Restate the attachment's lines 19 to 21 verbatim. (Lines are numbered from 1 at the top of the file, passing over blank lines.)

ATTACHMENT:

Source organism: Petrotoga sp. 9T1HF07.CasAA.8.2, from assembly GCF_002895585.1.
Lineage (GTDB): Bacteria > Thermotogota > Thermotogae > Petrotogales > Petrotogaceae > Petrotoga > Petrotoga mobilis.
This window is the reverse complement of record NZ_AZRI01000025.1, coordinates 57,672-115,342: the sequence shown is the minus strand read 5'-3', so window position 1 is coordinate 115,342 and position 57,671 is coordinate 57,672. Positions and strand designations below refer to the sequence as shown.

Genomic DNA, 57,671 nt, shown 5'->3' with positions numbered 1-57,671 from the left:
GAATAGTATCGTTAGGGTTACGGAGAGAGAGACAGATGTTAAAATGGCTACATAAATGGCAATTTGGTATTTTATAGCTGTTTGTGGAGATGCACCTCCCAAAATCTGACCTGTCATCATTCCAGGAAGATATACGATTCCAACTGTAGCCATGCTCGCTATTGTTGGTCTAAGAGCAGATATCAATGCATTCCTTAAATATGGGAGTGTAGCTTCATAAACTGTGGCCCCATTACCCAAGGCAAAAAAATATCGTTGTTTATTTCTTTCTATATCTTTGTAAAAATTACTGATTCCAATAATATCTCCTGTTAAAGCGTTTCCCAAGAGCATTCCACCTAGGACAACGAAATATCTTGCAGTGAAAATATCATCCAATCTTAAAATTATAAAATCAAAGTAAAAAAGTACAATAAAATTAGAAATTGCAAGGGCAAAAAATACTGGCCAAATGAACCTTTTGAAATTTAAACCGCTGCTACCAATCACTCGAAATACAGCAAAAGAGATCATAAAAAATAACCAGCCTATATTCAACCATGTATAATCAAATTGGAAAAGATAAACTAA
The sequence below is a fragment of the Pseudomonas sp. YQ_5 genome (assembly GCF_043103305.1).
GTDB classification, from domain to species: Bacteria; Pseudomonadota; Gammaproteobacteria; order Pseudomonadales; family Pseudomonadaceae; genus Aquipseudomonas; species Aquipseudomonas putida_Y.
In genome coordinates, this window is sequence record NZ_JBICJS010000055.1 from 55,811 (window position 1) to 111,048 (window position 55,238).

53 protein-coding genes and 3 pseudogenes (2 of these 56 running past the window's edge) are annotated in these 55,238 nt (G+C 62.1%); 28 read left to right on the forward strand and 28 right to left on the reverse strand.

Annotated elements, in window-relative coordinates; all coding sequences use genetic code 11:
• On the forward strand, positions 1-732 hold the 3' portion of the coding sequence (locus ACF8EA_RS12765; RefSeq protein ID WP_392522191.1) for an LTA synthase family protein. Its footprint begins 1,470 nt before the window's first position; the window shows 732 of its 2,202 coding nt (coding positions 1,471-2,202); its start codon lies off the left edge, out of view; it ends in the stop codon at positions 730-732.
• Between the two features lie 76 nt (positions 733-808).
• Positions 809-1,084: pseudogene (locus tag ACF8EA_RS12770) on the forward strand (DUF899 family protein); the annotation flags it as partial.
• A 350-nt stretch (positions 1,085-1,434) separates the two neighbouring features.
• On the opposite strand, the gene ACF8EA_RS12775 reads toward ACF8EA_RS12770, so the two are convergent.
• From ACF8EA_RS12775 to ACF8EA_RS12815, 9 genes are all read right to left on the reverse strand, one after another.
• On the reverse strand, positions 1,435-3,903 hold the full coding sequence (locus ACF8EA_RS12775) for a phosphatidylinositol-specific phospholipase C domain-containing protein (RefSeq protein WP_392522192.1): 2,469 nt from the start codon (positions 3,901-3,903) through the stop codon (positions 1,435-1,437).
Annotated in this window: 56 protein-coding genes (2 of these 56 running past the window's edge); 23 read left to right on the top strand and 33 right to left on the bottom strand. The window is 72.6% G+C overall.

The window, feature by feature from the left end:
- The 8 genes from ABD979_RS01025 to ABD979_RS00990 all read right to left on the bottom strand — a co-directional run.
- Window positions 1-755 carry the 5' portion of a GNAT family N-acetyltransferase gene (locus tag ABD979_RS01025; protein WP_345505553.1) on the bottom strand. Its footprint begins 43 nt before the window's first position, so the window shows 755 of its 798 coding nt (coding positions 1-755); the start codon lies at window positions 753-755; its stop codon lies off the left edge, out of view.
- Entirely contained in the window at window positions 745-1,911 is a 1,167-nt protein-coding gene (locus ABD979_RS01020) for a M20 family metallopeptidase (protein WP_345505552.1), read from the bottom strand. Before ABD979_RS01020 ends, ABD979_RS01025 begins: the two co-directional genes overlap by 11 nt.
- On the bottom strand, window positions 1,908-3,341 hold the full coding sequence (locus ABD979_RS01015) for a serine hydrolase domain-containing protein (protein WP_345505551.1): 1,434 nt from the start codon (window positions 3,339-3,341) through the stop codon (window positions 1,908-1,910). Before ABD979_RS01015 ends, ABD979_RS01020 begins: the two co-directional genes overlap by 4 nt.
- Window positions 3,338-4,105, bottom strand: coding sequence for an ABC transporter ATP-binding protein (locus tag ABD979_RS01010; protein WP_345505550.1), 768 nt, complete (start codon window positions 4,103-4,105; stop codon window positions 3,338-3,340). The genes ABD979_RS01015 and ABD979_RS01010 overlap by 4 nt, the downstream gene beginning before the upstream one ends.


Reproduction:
The window, feature by feature from the left end:
- The 8 genes from ABD979_RS01025 to ABD979_RS00990 all read right to left on the bottom strand — a co-directional run.
- Window positions 1-755 carry the 5' portion of a GNAT family N-acetyltransferase gene (locus tag ABD979_RS01025; protein WP_345505553.1) on the bottom strand. Its footprint begins 43 nt before the window's first position, so the window shows 755 of its 798 coding nt (coding positions 1-755); the start codon lies at window positions 753-755; its stop codon lies off the left edge, out of view.